A rally in technology stocks and recovering bond prices lifted the stock market yesterday, despite strong hints from Federal Reserve Chairman Alan Greenspan that higher interest rates are on the way. The Dow Jones industrial average climbed 11.0 points, to 3,766.76, its third straight gain.
Speaking of stocks, many readers have asked to see a recent quality ranking of electric utility stocks. In that connection we print today up-to-date data from Argus Research Corp., based on capitalization ratios, quality of earnings, capital spending plans and operating performance of each company. If you have questions about your individual utility holdings, see your broker.
Group 1 -- High Quality: Allegheny Power, Consolidated Edison, Dominion Resources, Duke Power, Oklahoma Gas & Electric, Pennsylvania Power & Light, Potomac Electric Power, San Diego Gas & Electric, SCANA Corp., TECO Energy and Wisconsin Energy.
Group 2 -- Good-to-High Quality: American Electric Power, Baltimore Gas & Electric, Boston Edison, Central & Southwest, DPL Inc., DQE Inc., Florida Progress, FPL Group, Northern States Power, Pacific Gas & Electric, PacifiCorp., SCE Corp. and Union Electric.
Group 3 -- Good Quality: Delmarva Power & Light, Carolina Power & Light, Detroit Edison, Entergy, Houston Industries, New England Electric, Northeast Utilities, PECO Energy, Public Service Enterprise Group, Centerior Energy, Cincinnati G.& E., General Public Utilities, N.Y. State Electric & Gas, NIPSCO, Ohio Edison, PSI Resources, Public Service of Colorado and Southern Co.
Group 4 -- Medium Quality: CMS Energy, Commonwealth Edison, Illanova Corp., Long Island Lighting, Niagara Mohawk, Pinnacle West Capital and Texas Utilities.
Speaking of utility stocks, Mark D. Luftig at Kemper Securities, recently voted Wall Street's No. 1 utility analyst, said on "Wall Street Week With Louis Rukeyser" that he feels utility stocks have hit bottom and should be bought at this level, certainly not sold. He suggested buying PECO, Entergy, General Public Utilities, TECO, CMS and Tucson Electric. He was bearish on Texas Utilities and Idaho Power.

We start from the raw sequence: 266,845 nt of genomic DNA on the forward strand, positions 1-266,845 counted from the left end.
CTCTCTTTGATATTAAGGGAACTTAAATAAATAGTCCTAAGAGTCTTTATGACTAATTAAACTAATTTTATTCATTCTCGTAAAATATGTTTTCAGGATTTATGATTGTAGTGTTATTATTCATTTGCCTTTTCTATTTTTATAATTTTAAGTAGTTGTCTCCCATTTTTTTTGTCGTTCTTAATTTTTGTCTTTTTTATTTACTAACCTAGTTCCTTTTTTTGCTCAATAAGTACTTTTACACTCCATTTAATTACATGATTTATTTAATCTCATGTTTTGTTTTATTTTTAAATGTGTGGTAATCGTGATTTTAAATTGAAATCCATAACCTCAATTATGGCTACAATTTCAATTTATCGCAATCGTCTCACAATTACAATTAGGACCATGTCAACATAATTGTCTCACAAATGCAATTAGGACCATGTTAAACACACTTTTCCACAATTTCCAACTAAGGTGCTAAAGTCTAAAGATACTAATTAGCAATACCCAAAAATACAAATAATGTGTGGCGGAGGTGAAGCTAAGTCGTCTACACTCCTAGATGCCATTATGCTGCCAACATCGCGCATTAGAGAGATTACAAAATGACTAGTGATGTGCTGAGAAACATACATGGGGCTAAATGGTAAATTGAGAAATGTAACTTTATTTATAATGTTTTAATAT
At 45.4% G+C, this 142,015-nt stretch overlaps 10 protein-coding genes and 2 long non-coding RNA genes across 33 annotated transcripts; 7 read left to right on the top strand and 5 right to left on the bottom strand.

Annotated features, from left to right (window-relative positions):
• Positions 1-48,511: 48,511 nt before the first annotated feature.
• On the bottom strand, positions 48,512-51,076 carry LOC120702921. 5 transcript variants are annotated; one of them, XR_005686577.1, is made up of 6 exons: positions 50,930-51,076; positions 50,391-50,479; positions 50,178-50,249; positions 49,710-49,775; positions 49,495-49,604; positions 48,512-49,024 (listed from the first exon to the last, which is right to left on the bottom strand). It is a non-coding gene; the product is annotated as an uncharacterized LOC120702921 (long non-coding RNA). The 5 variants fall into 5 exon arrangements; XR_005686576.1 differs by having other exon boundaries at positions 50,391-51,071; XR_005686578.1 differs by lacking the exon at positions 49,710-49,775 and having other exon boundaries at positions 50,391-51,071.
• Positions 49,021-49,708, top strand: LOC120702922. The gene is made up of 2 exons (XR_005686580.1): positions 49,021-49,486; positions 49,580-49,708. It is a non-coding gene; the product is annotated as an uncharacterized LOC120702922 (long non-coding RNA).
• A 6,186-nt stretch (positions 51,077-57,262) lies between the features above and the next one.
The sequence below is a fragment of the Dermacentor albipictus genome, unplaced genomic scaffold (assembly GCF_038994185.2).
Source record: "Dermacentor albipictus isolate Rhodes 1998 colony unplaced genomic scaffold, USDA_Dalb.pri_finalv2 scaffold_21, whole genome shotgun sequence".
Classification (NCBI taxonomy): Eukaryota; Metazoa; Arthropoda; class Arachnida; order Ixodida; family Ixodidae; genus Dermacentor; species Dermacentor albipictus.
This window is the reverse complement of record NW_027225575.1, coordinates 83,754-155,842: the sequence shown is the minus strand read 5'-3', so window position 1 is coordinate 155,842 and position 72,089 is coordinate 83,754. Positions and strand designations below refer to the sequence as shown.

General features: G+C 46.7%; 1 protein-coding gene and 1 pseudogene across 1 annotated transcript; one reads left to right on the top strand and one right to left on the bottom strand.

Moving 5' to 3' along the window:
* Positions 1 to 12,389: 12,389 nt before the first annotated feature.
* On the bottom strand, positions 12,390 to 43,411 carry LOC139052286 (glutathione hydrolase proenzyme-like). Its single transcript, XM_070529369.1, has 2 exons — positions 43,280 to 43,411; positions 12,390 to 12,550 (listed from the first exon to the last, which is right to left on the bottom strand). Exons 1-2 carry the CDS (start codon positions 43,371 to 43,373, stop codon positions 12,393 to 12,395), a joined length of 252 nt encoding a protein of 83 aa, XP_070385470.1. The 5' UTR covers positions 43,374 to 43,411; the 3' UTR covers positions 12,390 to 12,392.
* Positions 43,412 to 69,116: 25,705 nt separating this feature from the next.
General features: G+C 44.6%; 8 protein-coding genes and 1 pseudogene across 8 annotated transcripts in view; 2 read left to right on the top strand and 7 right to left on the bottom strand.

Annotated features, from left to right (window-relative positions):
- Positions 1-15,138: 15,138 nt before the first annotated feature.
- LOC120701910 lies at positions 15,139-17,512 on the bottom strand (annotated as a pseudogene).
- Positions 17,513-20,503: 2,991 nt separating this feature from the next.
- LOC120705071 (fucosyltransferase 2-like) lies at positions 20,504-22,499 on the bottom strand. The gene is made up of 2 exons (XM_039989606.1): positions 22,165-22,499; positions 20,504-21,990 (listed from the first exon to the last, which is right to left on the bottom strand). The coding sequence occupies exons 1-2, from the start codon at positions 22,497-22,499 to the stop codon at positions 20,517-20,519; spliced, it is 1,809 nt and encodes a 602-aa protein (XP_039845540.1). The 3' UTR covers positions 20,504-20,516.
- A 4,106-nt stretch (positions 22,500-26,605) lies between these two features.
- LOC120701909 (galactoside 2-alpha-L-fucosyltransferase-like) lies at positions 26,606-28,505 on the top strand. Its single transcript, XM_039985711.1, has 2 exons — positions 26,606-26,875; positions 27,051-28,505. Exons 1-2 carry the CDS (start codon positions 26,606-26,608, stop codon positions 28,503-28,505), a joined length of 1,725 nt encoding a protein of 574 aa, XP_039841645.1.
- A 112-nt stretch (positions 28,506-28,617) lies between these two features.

GOOD NEWS: "It's the 'Year of the Dividend,' and they're taking big leaps: McDonald's up 12 percent, Barnett Banks 14, Nordstrom 18, The Gap 20, Chrysler 25. Or how about Capital Cities/ABC, dividend up 900 percent? Many companies aren't just increasing dividends by minimal amounts to prolong streaks. They're boosting them enough to matter. The above increases typify what is destined to be the best year for dividend increases since 1983. There's not much mystery to this. Profits are humming, and with short-term interest rates up, companies cannot let their dividend yields languish. If profits continue upward, expect strong dividend gains next year as well." (Kiplinger's Personal Finance Magazine, August)
LOOKING AHEAD: Of all the stock market comment that I read over the past 10 days, 70 percent was gloomy. Samples of both sides: "A decline to normal historic valuations would result in a 40 percent stock decline." (Investor Strategy and Tactics) . . . "Despite relatively mild setbacks, we will see new all-time highs on the Dow in 1994, and an even greater gain in 1995." (The Prudent Speculator) . . . "The most dangerous thing about today's market is the public's complacency. Like lemmings about to drown, the public seems to be totally unaware of the great decline that's coming." (Granville Market Letter) . . . "The long-term trend trend remains clearly negative." (Professional Tape Reader.)
Ticker Comment: Before the major market plunge of 1973-1974 (Dow Jones average from 1,011 to 577), 80 percent of comment was optimistic. Conversely, before the major rally of the 1980s, most opinion was bearish.
HOPEFULLY HELPFUL: A recent "Dollar Stretching Ideas" runs a good story, "Arbitration: Better Than Confrontation." Excerpts: "If your car is a lemon, and you spend sleepless nights thinking how to get even with the dealer, the idea of calm, rational negotiation may not appeal to you. But working out your disputes is a better way to get what you want than getting angry. All major car-makers participate in arbitration, an informal and efficient way for both parties to reach agreement. In arbitration, you present your case to an independent board, but the burden of proof is on you. Key points about arbitration: (1) Know what arbitration can and cannot do. (2) Present a rational, well-documented case. (3) Say clearly what you want -- a new car, repayment for expenses, etc. -- not just wild statements like, 'I demand justice!' "
LAST LINES: "For savers, bond investors and mortgage borrowers, the rest of 1994 will be calmer. The Fed will undoubtedly raise short-term rates again, but long rates will stay about the same." (Kiplinger's Personal Finance Magazine, Sept.) . . "Employers are finding more ways to watch workers. Some use cameras, some eavesdrop on phones, some read E-mail. One survey showed that 80 percent of U.S. workers in telecommunications, insurance and banking are subject to telephone or computer-based monitoring." (U.S. News & World Report)